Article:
Perhaps you’ve heard of using copywork to teach spelling. Maybe you’ve even assigned some spelling copywork to your children. Still, you may be wondering about the benefits of this popular homeschool discipline.
And more importantly—does it really work?
Copywork is exactly what the name implies—an exercise of copying words from a written example or model.
For younger children, copywork may consist of copying the letters of the alphabet and single words. Older children copy sentences, paragraphs, and eventually entire pages. Content often comes from Scripture, poetry, historical documents, speeches, and other writings of historical or moral value.
The primary goal of copywork is for a child to internalize the mechanisms of good writing—penmanship, spelling, grammar, and style—by copying a perfectly composed sample.
In theory, the more a child transcribes, the more proficient she will become in the English language. As she replicates good writing, the intent is that she will adopt the language skills found in the sample.
As a side benefit, the child is exposed to desirable character traits and virtues as she copies the chosen text.
Copywork is a rich and useful method of teaching many subject areas, but it isn’t always effective in achieving long-term retention in spelling. Here are a few things to consider before choosing to use copywork as part of your child’s spelling program.
Though it is often recommended as a valuable spelling exercise for all children, if your child is among the roughly 71% of children1 who are primarily kinesthetic (tactile) or auditory learners, copywork may not produce optimal results.
And even a student who is visually inclined may actually learn best when instruction comes through all three pathways to the brain—visual, auditory, and kinesthetic—instead of just one.
Copywork doesn’t provide the phonetics-based approach that helps children make sense of spelling. Instead, copywork depends on memory to help a child learn to spell. If your child learns quickly and easily memorizes words through repetition, copywork may work well for her. Copywork can also be a good fit for kids who naturally find patterns in related words. But most children are better off learning to spell through direct phonetic instruction and systematic review.
Since copywork offers limited sensory stimulation, it can be easy for a child to “go through the motions” of copying while gaining very few of the benefits. Such a child may get to the end of a copywork exercise with little memory or understanding of what he just copied!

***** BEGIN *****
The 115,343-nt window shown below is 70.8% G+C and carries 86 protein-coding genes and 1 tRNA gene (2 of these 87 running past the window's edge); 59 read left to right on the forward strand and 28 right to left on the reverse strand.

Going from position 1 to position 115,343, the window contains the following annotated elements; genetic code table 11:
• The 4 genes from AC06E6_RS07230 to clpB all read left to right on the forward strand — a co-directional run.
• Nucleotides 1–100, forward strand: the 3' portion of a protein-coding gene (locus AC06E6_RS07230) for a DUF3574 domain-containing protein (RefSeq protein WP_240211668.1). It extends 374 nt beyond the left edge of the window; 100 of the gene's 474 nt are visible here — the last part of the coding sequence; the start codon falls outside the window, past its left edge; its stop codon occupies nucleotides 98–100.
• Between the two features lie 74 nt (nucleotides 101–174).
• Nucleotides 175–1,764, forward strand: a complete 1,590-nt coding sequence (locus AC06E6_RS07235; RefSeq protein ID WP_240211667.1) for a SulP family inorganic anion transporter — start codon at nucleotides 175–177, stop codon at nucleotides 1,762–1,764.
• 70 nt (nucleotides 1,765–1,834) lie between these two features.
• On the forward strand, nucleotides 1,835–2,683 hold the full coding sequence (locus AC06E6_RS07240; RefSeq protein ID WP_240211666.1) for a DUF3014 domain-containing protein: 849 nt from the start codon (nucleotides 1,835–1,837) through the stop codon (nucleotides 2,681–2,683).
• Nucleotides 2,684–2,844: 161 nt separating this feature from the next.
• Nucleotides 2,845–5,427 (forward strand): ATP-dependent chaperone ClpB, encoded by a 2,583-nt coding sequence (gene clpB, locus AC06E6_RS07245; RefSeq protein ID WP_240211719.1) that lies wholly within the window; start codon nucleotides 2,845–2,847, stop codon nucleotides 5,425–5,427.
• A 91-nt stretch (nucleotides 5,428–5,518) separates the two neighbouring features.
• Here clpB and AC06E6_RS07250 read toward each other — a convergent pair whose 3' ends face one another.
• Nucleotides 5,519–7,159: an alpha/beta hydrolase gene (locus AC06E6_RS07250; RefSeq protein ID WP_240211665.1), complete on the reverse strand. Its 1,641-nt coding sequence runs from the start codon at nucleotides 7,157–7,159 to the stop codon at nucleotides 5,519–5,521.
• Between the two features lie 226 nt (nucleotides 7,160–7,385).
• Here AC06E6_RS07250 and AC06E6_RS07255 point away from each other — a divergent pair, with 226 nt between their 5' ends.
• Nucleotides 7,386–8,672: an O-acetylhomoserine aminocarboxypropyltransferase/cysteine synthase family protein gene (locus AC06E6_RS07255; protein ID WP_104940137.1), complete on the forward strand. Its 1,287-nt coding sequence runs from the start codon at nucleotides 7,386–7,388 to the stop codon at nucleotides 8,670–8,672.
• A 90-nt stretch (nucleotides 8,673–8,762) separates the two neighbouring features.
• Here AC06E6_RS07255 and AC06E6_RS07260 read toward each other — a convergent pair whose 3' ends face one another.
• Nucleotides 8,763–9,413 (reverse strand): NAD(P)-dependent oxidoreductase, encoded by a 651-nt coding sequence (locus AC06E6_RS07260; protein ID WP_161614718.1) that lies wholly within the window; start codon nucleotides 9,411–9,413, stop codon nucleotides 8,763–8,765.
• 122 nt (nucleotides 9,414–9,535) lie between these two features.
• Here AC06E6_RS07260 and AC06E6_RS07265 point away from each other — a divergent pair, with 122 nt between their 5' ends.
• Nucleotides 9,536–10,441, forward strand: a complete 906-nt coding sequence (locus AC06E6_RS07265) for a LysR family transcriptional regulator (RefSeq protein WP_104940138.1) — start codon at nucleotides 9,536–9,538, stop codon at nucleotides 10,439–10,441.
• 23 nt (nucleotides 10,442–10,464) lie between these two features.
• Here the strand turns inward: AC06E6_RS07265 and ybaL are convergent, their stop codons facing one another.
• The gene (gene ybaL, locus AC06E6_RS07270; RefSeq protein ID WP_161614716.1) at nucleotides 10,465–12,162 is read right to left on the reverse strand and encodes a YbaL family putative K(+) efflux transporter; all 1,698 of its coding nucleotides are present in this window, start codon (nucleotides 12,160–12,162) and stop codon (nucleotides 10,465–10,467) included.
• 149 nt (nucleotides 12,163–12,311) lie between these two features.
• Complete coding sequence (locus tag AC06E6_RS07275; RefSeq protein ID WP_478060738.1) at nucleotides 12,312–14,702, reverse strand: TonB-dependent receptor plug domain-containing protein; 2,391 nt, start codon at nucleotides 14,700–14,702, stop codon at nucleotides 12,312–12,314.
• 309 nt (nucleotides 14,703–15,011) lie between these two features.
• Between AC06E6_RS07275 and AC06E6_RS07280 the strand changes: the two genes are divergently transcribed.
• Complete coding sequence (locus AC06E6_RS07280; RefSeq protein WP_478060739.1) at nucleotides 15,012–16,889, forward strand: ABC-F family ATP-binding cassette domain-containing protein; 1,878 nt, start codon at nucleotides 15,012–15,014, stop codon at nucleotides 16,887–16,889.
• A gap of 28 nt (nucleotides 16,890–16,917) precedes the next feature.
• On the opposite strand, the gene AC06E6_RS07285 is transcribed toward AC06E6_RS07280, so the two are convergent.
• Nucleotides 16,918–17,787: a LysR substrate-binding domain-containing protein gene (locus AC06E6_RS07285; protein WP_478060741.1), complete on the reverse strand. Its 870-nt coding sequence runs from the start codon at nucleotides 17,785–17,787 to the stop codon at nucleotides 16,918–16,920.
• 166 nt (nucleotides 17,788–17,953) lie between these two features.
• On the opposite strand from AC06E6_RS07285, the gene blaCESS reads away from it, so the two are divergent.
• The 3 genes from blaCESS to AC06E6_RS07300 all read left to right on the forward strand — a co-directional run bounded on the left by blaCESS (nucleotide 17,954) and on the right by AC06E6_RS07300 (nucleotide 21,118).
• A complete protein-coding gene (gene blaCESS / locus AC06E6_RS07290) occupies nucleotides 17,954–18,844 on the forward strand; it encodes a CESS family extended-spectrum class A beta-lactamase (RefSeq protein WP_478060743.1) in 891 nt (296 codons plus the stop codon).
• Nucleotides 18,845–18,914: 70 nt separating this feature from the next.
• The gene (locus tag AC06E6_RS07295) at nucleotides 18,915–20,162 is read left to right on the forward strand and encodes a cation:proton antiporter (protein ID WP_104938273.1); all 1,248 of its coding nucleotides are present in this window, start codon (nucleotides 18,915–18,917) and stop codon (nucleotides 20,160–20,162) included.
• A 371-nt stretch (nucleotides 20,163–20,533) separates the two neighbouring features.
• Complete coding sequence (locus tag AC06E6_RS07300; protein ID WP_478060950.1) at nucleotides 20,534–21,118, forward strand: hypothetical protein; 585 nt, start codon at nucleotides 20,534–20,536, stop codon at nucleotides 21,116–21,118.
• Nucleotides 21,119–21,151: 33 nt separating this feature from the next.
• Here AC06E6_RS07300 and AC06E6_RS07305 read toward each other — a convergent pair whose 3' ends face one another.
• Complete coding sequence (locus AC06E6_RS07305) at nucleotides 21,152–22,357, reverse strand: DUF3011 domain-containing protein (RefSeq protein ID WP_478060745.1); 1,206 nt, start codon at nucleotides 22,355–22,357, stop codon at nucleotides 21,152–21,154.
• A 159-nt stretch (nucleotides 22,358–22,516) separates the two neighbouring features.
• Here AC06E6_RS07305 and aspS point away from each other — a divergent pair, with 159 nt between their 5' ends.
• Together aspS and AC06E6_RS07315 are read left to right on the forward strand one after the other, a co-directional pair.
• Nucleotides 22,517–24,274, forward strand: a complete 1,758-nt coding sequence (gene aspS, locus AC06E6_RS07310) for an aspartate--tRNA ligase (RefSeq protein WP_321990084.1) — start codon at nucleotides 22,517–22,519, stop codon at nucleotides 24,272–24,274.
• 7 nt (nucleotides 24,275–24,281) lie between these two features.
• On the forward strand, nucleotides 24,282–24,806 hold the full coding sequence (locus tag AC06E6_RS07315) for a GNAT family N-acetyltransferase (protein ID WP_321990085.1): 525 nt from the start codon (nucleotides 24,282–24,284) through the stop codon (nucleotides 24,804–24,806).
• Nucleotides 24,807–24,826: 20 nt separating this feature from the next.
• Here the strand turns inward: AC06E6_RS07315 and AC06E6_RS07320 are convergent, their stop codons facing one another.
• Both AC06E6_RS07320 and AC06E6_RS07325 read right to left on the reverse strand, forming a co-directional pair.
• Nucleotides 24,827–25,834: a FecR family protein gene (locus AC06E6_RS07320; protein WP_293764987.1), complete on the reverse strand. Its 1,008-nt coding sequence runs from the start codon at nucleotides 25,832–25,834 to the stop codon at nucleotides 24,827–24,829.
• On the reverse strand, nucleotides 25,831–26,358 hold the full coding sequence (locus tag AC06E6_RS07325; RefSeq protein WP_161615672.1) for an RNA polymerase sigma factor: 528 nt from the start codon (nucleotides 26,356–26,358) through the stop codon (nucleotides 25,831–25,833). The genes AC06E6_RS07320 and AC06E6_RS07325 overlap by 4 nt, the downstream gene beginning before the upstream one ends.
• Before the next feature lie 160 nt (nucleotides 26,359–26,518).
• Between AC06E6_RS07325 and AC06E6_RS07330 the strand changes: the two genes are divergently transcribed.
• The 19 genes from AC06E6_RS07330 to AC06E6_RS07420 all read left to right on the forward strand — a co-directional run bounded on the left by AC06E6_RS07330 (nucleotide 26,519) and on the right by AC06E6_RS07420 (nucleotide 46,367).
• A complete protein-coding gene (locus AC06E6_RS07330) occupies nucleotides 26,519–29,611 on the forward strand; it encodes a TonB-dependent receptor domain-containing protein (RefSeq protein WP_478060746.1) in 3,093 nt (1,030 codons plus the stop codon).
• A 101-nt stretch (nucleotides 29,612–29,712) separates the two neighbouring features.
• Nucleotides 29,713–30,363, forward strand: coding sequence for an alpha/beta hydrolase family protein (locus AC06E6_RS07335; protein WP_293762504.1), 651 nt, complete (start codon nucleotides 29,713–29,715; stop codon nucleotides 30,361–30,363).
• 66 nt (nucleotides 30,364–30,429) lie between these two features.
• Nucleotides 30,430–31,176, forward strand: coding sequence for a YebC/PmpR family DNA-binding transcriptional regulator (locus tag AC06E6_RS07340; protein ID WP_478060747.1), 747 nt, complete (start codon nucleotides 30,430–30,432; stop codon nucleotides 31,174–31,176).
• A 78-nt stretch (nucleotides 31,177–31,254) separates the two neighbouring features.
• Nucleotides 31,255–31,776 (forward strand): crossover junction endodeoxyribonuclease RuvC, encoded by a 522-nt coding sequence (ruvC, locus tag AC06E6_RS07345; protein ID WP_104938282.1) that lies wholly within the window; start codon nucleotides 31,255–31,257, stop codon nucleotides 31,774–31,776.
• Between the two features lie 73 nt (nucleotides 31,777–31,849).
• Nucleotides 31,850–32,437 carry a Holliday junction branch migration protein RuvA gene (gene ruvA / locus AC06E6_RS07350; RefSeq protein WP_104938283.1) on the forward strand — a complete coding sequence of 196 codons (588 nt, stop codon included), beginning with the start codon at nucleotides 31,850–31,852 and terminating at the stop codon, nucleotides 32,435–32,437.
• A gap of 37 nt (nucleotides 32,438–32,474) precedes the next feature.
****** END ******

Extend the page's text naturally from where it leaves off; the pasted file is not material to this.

For some children, doing copywork switches their brains onto “auto-pilot.” It’s not unlike driving to the store and realizing that you’ve arrived safely but with no memory of the drive.
Since copywork doesn’t provide the hands-on instruction that many children need, it can leave them floundering even while giving the impression that they’re doing well. A beautifully copied passage does not always translate into long-term learning.
When I teach, my goal is long-term learning with the least amount of frustration possible. As many of you know, I tried dozens of methods for teaching spelling before creating All About Spelling. I’ve made it my life’s work to help kids learn easily and permanently. So when I created All About Spelling, I made sure that it was based on solid research and that it included:
A complete and comprehensive spelling program provides children—even struggling learners—with an extremely effective method of learning that takes advantage of how the brain works. While copywork may be a part of that method, it must be combined with activities that take into consideration all the pathways to the brain.
Wouldn’t it be nice if spelling could be EASY? Our free report, “Six Ways We Make Spelling Easy,” takes you on a guided tour of All About Spelling and the elements that set it apart from other spelling programs.
1 Miller, P. “Learning Styles: The Multimedia of the Mind. Research Report.” 2001. (ED 451 140)